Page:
Beliefs about CHD

by taratuta

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Beliefs about CHD
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deaths in men and 2721 deaths in women per million in 1992. It has been estimated
that CHD cost the UK National Health Service (NHS) about £390 million in 1985–86.
The highest death rates from CHD are found in men and women in the manual classes,
and men and women of Asian origin. In middle age, the death rate is up to five times
higher for men than for women; this evens out, however, in old age when CHD is the
leading cause of death for both men and women. Interestingly, women show poorer
recovery from MI than men in terms of both mood and activity limitations.
Risk factors for CHD
Many risk factors for CHD have been identified. Some of these are regarded as (1)
non-modifiable, such as educational status, social mobility, social class, age, gender,
stress reactivity, family history and ethnicity; or (2) modifiable, such as smoking
behaviour, obesity, sedentary lifestyle, perceived work stress and personality. However,
whether some of the latter can be changed is debatable.
The role of psychology in CHD
The role of psychology in CHD will now be examined in terms of (i) beliefs about CHD;
(ii) the psychological impact of MI; (iii) predicting and changing behavioural risk factors;
and (iv) patient rehabilitation.
Beliefs about CHD
Chapter 3 described the kinds of beliefs people have about their illness and explored how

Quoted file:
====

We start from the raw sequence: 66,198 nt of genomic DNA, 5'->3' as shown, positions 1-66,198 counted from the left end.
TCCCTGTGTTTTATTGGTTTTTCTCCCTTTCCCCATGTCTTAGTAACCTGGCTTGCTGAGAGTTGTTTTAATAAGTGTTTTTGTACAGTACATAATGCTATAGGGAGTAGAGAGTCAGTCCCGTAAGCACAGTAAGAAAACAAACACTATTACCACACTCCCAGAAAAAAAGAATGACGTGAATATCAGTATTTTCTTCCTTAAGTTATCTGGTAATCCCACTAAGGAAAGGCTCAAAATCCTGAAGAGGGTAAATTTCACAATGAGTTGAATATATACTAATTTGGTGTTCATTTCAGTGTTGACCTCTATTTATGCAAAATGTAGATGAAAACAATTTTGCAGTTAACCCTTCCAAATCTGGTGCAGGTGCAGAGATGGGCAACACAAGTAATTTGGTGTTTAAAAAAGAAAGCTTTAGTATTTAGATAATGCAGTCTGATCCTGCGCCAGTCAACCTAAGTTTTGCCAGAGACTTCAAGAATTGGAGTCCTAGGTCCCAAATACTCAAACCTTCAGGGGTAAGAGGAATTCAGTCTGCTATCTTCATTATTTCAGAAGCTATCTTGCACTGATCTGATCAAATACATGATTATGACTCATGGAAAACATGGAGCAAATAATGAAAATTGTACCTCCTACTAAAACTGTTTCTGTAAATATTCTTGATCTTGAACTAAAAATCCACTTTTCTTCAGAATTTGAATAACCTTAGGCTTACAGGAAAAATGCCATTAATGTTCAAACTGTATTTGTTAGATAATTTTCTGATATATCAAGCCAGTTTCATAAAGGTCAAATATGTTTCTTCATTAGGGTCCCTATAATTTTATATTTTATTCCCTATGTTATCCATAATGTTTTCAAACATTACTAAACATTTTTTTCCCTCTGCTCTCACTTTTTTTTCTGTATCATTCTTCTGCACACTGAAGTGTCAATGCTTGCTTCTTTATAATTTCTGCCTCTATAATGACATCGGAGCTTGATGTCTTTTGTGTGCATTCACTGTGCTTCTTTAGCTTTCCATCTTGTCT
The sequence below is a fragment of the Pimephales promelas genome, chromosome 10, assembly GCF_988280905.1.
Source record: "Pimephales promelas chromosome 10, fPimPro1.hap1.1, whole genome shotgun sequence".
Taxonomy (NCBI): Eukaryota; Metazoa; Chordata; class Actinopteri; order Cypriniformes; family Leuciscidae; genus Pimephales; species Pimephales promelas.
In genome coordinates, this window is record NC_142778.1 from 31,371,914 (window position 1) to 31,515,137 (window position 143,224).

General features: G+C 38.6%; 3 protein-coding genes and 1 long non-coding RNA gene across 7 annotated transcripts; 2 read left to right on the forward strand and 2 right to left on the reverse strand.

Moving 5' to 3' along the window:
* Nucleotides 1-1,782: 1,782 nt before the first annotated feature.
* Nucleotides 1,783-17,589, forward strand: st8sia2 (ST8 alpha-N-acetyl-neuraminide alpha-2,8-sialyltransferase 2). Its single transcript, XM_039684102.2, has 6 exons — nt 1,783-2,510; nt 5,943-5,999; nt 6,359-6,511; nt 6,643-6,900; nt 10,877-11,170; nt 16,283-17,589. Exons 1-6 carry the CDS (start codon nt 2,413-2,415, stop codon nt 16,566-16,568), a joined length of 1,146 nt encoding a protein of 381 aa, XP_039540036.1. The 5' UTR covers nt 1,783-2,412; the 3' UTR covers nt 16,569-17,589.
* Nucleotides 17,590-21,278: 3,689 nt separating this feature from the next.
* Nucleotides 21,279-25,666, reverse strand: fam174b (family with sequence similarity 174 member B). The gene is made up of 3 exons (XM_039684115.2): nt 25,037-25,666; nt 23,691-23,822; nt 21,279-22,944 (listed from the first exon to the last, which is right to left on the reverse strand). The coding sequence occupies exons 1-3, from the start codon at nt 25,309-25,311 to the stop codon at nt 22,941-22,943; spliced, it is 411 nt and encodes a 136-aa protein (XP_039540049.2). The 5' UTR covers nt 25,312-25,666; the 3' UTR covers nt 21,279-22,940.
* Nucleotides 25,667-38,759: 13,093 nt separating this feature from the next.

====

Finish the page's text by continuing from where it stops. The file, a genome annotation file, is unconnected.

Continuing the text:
these beliefs may influence the development and progression of the disease. Some
research has specifically examined the beliefs people have about CHD with a particular
focus on beliefs about causes. For example, French et al. (2002) explored how members
of the general public understand MI and differentiated between beliefs about proximal
causes that directly cause MI and distal causes that are mediated by other causal factors.
The results showed that even though the respondents did not have CHD they still had
quite complex beliefs about its causes. In particular, type of work was seen as a distal
cause of MI which operated through stress and high blood pressure, stress was seen to
operate via raised blood pressure rather than behaviour and genes were seen to have a
direct effect on CHD which was not mediated by any behavioural or physiological
processes. Gudmundsdottir et al. (2001) also explored people’s beliefs about CHD but
examined the beliefs of people who had had an MI in the past year. Using a longitudinal
design they assessed the patients’ beliefs within 72 hours of admission into hospital and
interviewed the patients about the causes of their MI. They were then followed up three
times over the next year. In addition, the study used four different types of methods
to explore causal attributions. These were spontaneous attributions (i.e. responses to an
open question about the illness), elicited attributions (i.e. responses to an open question
about the cause of the MI), cued attributions (i.e. responses to a list of possible causes)
and most important attribution (i.e. selected cause from the given list). The results
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